Darjeeling/Kolkata (Agencies): As the indefinite strike by GJM is showing no signs of relenting, Governor M K Narayanan on Friday sought political parties' help in restoring peace but did not favour army deployment in the strife-torn areas.

According to reports, shops and business establishments were closed and vehicles off the roads as government offices recorded practically no attendance.

All the tea gardens in the hills were also closed in response to the bandh, though the industry said it was not overly worried for the situation as yet. The GJM has exempted Census work and students appearing for examinations from the purview of the indefinite bandh.

Officials said the situation was now under control and no major untoward incident was reported since Wednesday.

Talking to mediapersons in Malda in north Bengal, Narayanan said all political parties should play a role in restoring peace in the Darjeeling Hills and the Dooars. However, he was not in favour of army deployment in the trouble-torn areas saying the situation there was "not so serious".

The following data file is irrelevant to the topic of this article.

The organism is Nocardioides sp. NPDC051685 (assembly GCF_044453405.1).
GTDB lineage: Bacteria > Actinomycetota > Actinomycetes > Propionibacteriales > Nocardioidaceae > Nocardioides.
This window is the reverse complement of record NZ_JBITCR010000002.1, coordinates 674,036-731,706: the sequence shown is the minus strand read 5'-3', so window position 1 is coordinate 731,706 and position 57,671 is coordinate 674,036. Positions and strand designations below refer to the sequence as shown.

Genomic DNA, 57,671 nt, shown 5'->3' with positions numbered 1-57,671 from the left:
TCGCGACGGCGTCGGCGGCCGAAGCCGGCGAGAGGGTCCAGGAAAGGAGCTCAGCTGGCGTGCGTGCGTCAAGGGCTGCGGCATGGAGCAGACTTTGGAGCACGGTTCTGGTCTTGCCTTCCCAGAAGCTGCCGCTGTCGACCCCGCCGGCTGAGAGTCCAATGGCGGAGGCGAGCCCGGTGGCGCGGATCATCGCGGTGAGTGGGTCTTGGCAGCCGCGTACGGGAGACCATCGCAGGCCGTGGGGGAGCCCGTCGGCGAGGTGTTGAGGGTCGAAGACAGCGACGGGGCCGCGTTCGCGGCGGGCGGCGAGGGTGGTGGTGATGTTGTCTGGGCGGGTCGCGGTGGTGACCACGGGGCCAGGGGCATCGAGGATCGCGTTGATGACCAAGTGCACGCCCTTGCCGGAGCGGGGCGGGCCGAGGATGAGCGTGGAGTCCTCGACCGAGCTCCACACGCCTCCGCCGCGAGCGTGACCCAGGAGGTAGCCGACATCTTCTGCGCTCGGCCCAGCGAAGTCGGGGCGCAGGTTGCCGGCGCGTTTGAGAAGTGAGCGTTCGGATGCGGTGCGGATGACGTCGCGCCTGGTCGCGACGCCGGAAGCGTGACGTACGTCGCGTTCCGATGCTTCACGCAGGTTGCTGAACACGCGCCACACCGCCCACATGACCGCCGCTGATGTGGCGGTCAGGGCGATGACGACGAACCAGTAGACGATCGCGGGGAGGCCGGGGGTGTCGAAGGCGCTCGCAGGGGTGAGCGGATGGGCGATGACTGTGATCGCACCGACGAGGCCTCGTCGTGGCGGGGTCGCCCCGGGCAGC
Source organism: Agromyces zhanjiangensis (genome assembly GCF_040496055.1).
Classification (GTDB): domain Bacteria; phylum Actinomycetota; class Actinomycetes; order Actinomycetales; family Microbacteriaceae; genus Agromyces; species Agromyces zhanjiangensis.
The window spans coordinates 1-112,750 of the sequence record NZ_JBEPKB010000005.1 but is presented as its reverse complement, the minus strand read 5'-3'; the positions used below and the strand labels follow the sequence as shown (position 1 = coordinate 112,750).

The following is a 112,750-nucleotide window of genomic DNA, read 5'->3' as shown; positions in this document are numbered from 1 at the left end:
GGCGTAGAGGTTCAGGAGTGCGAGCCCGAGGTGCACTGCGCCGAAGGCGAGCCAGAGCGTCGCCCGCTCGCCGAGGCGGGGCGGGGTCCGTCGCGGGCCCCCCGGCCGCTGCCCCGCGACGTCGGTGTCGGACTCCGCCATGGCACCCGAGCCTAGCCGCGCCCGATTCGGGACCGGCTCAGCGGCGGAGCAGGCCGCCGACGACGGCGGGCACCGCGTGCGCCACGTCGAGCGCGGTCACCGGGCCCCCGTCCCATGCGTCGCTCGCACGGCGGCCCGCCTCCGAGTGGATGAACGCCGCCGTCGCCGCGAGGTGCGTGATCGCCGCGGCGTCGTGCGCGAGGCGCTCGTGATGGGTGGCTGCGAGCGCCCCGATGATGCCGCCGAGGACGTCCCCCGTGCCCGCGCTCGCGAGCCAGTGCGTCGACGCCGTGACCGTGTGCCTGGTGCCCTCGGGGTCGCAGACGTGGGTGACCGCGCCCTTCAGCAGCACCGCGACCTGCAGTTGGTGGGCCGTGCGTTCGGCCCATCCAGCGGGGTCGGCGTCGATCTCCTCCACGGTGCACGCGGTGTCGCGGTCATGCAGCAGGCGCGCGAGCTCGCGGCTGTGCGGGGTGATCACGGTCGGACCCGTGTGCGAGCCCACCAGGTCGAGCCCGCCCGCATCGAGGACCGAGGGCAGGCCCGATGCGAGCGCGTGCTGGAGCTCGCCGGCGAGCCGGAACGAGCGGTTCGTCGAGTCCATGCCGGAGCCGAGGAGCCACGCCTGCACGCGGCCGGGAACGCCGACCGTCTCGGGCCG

It may be noted here that the state government wants deployment of army there.

Meanwhile, the GJM again said that nothing short of Gorkhaland is now acceptable and there will be no discussion on interim set-up anymore.

In Kolkata, CPI-M politburo member Biman Bose alleged that the Trinamool Congress was behind the latest flare-up in Darjeeling hills as part of its 'design' to create lawlessness in West Bengal ahead of Assembly polls.

He alleged that Trinamool had been carrying on a "sustained and systematic politics of violence in the state, the latest being in Darjeeling".